Sir, it is now nightfall.  We are at the end of a long day when the sun is more than fourteen hours above the horizon, and when a suffocating heat oppresses and overpowers the Senate.  My friends have moved adjournments :  they have been refused.  I have been compelled to speak now, or never, and from this commencement we may see the conclusion.  Discussion is to be stifled ;  measures are to be driven through ;  and a mutilated Congress, hastily assembled, imperfectly formed, and representing the census of 1830, not of 1840, is to manacle posterity with institutions which are as abhorent to the constitution as they are dangerous to the liberties, the morals, and the property of the people.  A national bank is to be established, not even a simple and strong bank like that of General Hamilton, but some monstrous compound, born of hell and chaos, more odious, dangerous, and terrible than any simple bank could be.  Posterity is to be manacled, and delivered up in chains to this deformed monster ;  and by whom ?  By a rump Congress, representing an expired census of the people, in the absence of members from States which, if they had their members here, would still have but the one-third part of their proper weight in the councils of the Union.  The census of 1840 gives many States, and Missouri among the rest, three times their present relative weight ;  and no permanent measure ought to be discussed until this new relative weight should appear in Congress.  Why take the census every ten years, if an expiring representation at the end of the term may reach over, and bind the increased numbers by laws which claim immunity from repeal, and which are rushed through without debate ?  Am I to submit to such work ?  No, never !  I will war against the bank you may establish, whether a simple or a compound monster ;  I will war against it by every means known to the constitution and the laws.  I will vote for the repeal of its charter, as General Harrison and others voted for the repeal of the late bank charter in 1819.  I will promote quo warranto’s and sci. fa.’s against it.  I will oppose its friends and support its enemies, and work at its destruction in every legal and constitutional way.  I will war upon it while I have breath ;  and if I incur political extinction in the contest, I shall consider my political life well sold—sold for a high price—when lost in such a cause.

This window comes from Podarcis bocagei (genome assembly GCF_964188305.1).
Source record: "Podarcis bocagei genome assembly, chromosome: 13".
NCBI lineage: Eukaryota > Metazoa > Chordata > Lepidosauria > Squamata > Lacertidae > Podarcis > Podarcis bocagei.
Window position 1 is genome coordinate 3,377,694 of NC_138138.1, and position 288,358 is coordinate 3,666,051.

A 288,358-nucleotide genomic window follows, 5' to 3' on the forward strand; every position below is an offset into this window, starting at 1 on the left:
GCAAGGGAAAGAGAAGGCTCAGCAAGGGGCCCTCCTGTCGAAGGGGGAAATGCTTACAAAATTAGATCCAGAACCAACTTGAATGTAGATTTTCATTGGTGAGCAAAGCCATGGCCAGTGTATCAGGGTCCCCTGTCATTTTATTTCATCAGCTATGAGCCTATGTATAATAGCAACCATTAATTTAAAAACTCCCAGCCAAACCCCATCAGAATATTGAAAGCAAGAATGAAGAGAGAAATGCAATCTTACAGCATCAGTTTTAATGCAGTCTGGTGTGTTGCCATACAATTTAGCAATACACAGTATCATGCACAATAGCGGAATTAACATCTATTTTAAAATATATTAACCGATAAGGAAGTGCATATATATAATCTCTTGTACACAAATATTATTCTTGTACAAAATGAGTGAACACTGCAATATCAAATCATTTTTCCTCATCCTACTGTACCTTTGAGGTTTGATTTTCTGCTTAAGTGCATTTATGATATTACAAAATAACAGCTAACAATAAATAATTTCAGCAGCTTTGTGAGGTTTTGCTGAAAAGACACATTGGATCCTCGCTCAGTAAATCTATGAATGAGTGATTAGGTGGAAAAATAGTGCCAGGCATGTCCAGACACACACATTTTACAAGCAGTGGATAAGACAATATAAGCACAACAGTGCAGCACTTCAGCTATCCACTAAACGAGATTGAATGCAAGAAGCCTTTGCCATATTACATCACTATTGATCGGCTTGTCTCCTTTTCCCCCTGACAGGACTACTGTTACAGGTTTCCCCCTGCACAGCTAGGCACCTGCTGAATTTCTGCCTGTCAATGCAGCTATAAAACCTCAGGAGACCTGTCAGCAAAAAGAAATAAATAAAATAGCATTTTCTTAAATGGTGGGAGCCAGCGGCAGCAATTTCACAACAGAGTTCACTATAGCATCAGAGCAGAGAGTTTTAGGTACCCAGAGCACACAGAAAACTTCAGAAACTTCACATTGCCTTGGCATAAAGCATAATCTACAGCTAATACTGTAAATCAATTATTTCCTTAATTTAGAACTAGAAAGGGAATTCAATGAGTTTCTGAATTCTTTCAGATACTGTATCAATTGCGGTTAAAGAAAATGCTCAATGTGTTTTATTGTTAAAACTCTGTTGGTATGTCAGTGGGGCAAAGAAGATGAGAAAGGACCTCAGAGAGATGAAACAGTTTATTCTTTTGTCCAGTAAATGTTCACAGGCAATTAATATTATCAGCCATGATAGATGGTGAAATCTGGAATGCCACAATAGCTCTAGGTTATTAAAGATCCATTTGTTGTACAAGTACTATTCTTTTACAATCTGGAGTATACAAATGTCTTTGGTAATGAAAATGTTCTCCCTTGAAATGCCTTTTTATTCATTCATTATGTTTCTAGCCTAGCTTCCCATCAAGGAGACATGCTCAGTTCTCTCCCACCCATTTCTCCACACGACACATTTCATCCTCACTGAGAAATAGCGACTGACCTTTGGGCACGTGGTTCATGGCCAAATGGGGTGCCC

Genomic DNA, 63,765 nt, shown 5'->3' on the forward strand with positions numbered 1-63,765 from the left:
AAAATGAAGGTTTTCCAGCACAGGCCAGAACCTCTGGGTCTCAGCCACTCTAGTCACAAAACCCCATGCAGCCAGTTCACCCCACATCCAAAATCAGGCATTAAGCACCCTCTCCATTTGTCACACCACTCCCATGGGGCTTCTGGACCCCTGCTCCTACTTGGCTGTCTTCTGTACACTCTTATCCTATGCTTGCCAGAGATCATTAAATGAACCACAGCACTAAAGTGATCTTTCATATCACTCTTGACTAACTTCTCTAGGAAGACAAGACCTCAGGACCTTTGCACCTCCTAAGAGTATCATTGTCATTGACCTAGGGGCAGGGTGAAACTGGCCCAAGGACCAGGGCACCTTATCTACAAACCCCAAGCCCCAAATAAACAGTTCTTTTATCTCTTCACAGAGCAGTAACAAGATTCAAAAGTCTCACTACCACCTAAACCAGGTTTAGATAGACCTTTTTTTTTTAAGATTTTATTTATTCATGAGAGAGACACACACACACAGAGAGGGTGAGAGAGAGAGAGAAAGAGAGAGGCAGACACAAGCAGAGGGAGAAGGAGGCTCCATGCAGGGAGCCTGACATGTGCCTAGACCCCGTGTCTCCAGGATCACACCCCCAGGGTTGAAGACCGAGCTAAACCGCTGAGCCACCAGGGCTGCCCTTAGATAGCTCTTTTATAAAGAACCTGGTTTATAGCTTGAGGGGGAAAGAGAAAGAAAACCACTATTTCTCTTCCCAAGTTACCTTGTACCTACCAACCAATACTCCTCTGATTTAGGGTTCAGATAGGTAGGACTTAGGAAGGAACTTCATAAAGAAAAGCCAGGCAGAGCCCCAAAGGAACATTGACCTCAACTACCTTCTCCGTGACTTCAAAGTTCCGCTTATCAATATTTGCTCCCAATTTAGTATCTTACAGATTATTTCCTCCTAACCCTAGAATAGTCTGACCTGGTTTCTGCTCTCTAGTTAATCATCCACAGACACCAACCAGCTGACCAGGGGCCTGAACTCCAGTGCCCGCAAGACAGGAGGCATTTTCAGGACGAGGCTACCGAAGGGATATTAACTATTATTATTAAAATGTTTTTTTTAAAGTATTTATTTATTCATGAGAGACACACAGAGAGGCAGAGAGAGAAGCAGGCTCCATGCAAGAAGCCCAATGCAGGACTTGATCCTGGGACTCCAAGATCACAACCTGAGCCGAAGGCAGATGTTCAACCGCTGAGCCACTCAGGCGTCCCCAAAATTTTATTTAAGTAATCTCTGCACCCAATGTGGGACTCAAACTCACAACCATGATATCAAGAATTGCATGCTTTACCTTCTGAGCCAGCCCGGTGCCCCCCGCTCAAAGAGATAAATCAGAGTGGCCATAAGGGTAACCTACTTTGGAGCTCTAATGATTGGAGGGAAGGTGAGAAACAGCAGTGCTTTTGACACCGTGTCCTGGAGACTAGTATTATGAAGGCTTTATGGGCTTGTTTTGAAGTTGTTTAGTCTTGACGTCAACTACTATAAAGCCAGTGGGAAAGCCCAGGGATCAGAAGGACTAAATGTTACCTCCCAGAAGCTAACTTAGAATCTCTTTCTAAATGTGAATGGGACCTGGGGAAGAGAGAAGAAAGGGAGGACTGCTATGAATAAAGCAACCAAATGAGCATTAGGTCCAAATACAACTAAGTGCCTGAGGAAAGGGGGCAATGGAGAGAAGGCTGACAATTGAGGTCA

But enough for the present.  The question now before us is the death of the sub-treasury.  The discussion of the substitute is a fair inquiry in this question.  We have a right to see what is to follow, and to compare it with what we have.  But gentlemen withhold their schemes, and we strike in the dark.  My present purpose is to vindicate the independent treasury system—to free it from a false character—to show it to be what it is, nothing but the revival of the two great acts of September the 1st and September the 2d, 1789, for the collection, safe keeping, and disbursement of the public moneys, under which this government went into operation ;  and under which it operated safely and successfully until General Hamilton overthrew it to substitute the bank and state system of Sir Robert Walpole, which has been the curse of England, and towards which we are now hurrying again with headlong steps and blindfold eyes.

The question was at length obtained upon the bill, and it was passed by the following vote:

Yeas-- Messrs. Archer, Barrow, Bates, Bayard, Berrien, Choate, Clay of Kentucky, Clayton, Dixon, Evans, Graham, Henderson, Huntington, Ker, Magnum, Merrick, Miller, Morehead, Phelps, Porter, Prentiss, Preston, Rives, Simmons, Smith of Indiana, Southard, Tallmadge, White, and Woodbridge --29.

Nays-- Messrs. Allen, Benton, Calhoun, Clay of Albama, Fulton, King, McRoberts, Nicholson, Pierce, Sevier, Smith of Connecticut, Sturgeon, Tappan, Walker, Williams, Woodbury, Wright, and Young --18.

And then the Senate adjourned.